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Investing in facility maintenance: a key to long-term success for life sciences organizations

Maintaining a facility in the life sciences industry requires an understanding of various aspects including regulatory requirements, product quality standards, auditing processes, corrosion prevention methods, and cost optimization techniques. Our Unispace Life Sciences Global Benchmark Report Forefront provides key insights into the maintenance programs of organizations in the life sciences industry. In this  report we surveyed 180 global industry leaders, interviewed 12 blue-chip pharma companies, and featured insights from our roundtable hosted by The International Society for Pharmaceutical Engineering (ISPE) on topics unique to pharmaceutical engineering teams.  

Maintenance standards and accountability  

According to the survey results, almost 54% of respondents do not have a standard for facility maintenance. Only 19% of organizations have a maintenance program specifically for facility finish while 29% have implemented facility finish upgrades on an annual basis. Most of these organizations depend on individual sites to complete their own audits, with just 16% of respondents completing global view audits to ensure their facilities meet standards.  

When it comes to budgeting for maintenance activities, 35% of respondents don’t know how much they’re investing in maintenance overall. It's clear from this data that many organizations need to review their budgets and invest more in facility maintenance if they want to remain competitive within the market. 44% of respondents reported spending between 1-10% of their budget on facility maintenance, with 32% spending 1-5 % of CAPEX specifically on elegance per year.

Facility maintenance is critical to talent attraction 

Best practices for facility maintenance need to be treated as critical to the long-term success of a pharmaceutical engineering workplace. The vast majority (80%) of respondents invested in non-production areas with a view to attracting and retaining talent. A lack of resources and experienced talent has impeded complex innovation and capital projects across all sectors; upgrading and investing more in facilities has become necessary as companies compete for talent within the sector. In terms of measuring the success of facility regulation, 71% of respondents base maintenance quality standards on meeting or exceeding baseline regulatory requirements, while 45% of quality standards are driven by site audits or work orders.   

Managing rouge corrosion 

Another challenge facing maintenance is the management of rouge corrosion, which is a natural occurrence for water and heat processes within stainless steel vessels and piping. Our research showed that 70% of those surveyed have programs in place specifically to manage rouge, and that most of these programs are driven by maintenance leaders. Over the next five years, however, 34% of respondents will choose to implement identical standards across all systems. Using the OODA loop (Observe, Orient, Decide, Act) to monitor, selecting MOC resistant to oxidation/chlorination, and using mild acids like OPA/nitric acid as part of the Clean-in-Place (CIP) cycles are effective ways to manage rouge corrosion. It's important that organizations develop rigorous procedures with clear action plans when dealing with rouge corrosion so they can mitigate any risks associated with it quickly and effectively.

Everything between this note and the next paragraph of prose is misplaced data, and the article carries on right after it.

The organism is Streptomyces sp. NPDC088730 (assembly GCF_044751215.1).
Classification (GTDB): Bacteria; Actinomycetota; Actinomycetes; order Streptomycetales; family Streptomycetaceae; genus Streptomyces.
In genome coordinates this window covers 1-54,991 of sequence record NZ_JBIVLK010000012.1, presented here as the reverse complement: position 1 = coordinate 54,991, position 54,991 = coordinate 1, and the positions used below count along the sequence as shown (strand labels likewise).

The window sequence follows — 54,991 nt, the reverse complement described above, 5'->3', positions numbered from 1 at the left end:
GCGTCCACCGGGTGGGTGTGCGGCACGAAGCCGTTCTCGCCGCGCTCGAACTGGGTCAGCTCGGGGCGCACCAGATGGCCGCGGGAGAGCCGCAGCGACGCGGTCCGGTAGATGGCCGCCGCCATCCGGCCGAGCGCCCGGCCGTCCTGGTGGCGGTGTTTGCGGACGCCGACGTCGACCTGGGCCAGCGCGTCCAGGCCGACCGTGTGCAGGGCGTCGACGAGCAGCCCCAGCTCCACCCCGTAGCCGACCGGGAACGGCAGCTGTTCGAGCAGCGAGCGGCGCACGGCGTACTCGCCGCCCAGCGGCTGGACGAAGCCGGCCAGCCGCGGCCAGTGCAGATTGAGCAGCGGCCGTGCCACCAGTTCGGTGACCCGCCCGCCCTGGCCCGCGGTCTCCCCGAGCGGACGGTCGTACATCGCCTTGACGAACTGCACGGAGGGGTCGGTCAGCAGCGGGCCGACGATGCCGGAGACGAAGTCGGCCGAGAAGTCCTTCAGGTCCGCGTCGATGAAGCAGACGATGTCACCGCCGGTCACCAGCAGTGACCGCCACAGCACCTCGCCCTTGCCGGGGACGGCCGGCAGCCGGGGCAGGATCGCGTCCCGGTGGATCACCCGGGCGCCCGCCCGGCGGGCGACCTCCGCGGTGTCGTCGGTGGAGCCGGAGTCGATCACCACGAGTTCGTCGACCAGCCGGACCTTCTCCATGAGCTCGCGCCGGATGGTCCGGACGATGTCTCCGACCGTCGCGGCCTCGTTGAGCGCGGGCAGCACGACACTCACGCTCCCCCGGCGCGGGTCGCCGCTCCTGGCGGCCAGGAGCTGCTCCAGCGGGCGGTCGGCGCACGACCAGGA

Procedural best practices include online/inline rouge monitors, development of playbook and cross network standards for monitoring/acting and using visual aids and criteria to determine rouge levels and subsequent appropriate action.  

Facility management is critical to delivering on expectations 

In conclusion, effective facility management plays an integral role in ensuring successful operations within the life sciences industry, given its complex nature and criticality of products produced. With  best practices in place, organizations will be able to maintain compliant surfaces and clean working environments that attract and retain talent all while optimizing costs to deliver high-quality end products that meet expectations of customers and stakeholders alike. 

To learn more about the unique challenges life sciences organizations face when thinking about facility maintenance.